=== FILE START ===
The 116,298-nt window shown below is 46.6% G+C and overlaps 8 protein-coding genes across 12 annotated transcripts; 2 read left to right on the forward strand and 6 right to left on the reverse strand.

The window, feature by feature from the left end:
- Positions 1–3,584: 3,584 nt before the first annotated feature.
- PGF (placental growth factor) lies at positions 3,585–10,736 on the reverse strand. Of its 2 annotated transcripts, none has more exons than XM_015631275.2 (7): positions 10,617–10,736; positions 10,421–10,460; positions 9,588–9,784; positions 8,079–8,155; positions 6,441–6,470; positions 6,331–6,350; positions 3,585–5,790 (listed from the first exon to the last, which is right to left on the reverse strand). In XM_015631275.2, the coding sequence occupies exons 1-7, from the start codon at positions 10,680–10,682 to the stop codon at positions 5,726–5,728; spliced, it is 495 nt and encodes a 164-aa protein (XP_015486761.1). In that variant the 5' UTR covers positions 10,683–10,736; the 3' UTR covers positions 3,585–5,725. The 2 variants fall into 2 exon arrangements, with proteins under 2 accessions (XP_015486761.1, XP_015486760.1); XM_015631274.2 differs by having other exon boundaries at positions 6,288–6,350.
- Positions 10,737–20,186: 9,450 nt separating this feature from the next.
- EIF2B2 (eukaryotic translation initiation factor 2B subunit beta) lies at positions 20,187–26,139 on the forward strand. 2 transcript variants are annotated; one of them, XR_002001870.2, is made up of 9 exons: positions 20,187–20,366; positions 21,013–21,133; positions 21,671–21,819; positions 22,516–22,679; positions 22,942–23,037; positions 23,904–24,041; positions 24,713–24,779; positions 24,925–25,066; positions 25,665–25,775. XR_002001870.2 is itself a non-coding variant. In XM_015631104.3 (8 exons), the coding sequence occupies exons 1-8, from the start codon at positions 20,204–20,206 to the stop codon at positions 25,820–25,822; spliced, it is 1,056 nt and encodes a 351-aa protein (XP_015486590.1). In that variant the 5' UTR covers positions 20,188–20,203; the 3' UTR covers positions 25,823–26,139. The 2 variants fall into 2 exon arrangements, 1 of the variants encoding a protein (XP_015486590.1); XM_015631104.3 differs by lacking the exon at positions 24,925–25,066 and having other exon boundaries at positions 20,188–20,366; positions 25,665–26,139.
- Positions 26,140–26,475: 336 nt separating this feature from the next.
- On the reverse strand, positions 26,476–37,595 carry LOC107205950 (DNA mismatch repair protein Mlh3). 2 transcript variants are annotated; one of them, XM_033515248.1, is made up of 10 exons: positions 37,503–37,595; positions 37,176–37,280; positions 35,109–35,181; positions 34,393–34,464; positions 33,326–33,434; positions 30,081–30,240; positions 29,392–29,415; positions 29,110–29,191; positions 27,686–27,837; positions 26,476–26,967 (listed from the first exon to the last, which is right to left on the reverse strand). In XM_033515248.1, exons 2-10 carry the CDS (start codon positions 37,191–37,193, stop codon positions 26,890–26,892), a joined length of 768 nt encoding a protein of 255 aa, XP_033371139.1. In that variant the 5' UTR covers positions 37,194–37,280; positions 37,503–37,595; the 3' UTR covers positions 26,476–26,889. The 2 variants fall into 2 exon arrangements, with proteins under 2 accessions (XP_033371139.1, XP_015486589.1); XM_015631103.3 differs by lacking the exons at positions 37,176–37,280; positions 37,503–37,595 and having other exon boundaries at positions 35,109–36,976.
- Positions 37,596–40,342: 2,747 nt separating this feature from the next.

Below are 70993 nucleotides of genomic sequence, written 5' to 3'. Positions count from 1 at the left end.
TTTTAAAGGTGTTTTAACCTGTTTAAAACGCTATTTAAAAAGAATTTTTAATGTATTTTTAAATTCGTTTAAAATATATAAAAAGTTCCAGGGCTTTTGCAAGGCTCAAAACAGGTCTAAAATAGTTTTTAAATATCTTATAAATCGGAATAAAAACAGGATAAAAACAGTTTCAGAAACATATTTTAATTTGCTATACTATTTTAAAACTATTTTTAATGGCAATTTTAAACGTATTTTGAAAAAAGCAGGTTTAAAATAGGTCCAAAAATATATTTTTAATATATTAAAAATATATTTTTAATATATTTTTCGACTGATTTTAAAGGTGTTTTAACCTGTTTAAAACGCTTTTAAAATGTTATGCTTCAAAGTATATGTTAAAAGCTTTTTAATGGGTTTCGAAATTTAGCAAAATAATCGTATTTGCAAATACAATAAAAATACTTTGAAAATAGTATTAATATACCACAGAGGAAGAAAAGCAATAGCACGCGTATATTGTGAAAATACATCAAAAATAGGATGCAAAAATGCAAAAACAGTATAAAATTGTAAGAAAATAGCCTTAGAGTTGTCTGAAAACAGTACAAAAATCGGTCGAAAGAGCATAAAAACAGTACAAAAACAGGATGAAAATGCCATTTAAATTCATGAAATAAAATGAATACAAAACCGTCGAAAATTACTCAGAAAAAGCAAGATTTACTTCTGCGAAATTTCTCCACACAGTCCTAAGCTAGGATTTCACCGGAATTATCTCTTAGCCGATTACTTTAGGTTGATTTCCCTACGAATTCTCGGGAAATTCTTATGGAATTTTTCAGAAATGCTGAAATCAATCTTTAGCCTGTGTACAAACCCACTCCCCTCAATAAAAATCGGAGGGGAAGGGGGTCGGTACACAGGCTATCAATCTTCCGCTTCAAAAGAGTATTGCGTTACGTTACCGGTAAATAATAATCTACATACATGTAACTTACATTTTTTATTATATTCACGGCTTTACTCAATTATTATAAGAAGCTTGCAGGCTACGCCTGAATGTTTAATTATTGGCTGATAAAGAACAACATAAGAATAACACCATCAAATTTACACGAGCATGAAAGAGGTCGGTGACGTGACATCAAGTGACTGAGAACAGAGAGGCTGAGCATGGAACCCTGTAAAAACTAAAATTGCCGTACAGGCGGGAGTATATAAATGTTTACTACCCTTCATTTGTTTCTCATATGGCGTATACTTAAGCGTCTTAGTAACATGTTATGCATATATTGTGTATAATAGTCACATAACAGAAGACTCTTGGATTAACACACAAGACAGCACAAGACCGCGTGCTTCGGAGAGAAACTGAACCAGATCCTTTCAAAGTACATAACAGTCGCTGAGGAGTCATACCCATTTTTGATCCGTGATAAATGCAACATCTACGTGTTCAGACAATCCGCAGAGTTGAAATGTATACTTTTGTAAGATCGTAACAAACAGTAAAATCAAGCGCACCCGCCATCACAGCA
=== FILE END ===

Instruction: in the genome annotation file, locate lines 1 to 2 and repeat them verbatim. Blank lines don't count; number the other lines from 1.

The 116,298-nt window shown below is 46.6% G+C and overlaps 8 protein-coding genes across 12 annotated transcripts; 2 read left to right on the forward strand and 6 right to left on the reverse strand.

The window, feature by feature from the left end: